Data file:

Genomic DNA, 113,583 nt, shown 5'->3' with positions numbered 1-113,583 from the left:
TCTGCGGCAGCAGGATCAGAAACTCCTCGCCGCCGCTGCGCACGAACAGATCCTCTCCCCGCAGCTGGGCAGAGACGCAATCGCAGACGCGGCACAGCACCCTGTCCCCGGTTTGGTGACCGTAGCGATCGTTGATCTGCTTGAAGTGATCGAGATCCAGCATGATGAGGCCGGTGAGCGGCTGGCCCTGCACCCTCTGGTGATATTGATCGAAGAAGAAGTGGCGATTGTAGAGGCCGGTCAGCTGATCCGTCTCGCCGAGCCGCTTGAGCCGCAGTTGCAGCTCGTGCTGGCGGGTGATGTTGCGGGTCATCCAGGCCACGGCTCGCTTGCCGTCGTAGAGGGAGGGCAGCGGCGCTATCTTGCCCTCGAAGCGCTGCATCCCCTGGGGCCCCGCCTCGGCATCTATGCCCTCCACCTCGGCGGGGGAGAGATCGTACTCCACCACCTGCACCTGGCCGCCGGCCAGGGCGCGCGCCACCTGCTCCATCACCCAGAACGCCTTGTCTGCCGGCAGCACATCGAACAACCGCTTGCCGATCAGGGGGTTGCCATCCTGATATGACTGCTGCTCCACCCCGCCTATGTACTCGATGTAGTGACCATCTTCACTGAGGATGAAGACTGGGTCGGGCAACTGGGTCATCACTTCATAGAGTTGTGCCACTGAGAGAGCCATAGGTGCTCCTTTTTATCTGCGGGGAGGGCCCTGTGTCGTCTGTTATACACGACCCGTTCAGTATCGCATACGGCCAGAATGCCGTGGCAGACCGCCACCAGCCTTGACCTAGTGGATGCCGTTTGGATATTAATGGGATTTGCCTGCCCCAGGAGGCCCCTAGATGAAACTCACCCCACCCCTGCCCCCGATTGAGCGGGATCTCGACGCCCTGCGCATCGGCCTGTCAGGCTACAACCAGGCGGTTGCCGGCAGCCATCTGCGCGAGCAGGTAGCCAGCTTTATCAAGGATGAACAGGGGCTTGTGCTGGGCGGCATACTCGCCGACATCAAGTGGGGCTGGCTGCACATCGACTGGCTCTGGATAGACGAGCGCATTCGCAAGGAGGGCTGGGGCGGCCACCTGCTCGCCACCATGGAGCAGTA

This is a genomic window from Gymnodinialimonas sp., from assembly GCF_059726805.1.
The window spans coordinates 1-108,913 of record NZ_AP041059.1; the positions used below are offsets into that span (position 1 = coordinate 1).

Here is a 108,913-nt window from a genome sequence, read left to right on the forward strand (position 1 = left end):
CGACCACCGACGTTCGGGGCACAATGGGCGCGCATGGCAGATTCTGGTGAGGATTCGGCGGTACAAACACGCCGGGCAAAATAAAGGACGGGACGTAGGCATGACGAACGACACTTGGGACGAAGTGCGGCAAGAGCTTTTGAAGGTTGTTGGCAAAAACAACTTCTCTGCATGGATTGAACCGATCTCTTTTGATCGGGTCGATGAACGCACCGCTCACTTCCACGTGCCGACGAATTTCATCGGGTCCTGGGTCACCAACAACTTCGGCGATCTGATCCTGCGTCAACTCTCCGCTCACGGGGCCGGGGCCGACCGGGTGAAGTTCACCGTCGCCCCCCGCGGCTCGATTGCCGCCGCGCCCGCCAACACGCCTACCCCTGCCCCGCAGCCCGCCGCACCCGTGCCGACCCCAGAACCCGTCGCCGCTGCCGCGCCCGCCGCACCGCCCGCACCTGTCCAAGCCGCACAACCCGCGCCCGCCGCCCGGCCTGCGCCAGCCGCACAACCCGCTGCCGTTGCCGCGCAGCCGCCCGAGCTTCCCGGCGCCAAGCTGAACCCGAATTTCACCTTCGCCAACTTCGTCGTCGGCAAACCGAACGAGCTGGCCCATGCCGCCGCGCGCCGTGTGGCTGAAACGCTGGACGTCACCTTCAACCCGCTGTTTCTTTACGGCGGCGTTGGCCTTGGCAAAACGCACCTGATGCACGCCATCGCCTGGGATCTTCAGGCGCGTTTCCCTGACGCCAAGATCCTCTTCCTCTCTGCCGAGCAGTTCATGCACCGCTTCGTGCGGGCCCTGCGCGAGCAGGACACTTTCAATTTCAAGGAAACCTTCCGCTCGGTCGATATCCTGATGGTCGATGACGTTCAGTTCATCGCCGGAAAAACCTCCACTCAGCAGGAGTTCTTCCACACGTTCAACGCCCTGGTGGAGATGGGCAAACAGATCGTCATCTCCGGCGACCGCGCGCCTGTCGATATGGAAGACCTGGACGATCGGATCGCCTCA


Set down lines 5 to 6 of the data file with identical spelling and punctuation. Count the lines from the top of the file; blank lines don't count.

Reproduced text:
Here is a 108,913-nt window from a genome sequence, read left to right on the forward strand (position 1 = left end):
CGACCACCGACGTTCGGGGCACAATGGGCGCGCATGGCAGATTCTGGTGAGGATTCGGCGGTACAAACACGCCGGGCAAAATAAAGGACGGGACGTAGGCATGACGAACGACACTTGGGACGAAGTGCGGCAAGAGCTTTTGAAGGTTGTTGGCAAAAACAACTTCTCTGCATGGATTGAACCGATCTCTTTTGATCGGGTCGATGAACGCACCGCTCACTTCCACGTGCCGACGAATTTCATCGGGTCCTGGGTCACCAACAACTTCGGCGATCTGATCCTGCGTCAACTCTCCGCTCACGGGGCCGGGGCCGACCGGGTGAAGTTCACCGTCGCCCCCCGCGGCTCGATTGCCGCCGCGCCCGCCAACACGCCTACCCCTGCCCCGCAGCCCGCCGCACCCGTGCCGACCCCAGAACCCGTCGCCGCTGCCGCGCCCGCCGCACCGCCCGCACCTGTCCAAGCCGCACAACCCGCGCCCGCCGCCCGGCCTGCGCCAGCCGCACAACCCGCTGCCGTTGCCGCGCAGCCGCCCGAGCTTCCCGGCGCCAAGCTGAACCCGAATTTCACCTTCGCCAACTTCGTCGTCGGCAAACCGAACGAGCTGGCCCATGCCGCCGCGCGCCGTGTGGCTGAAACGCTGGACGTCACCTTCAACCCGCTGTTTCTTTACGGCGGCGTTGGCCTTGGCAAAACGCACCTGATGCACGCCATCGCCTGGGATCTTCAGGCGCGTTTCCCTGACGCCAAGATCCTCTTCCTCTCTGCCGAGCAGTTCATGCACCGCTTCGTGCGGGCCCTGCGCGAGCAGGACACTTTCAATTTCAAGGAAACCTTCCGCTCGGTCGATATCCTGATGGTCGATGACGTTCAGTTCATCGCCGGAAAAACCTCCACTCAGCAGGAGTTCTTCCACACGTTCAACGCCCTGGTGGAGATGGGCAAACAGATCGTCATCTCCGGCGACCGCGCGCCTGTCGATATGGAAGACCTGGACGATCGGATCGCCTCA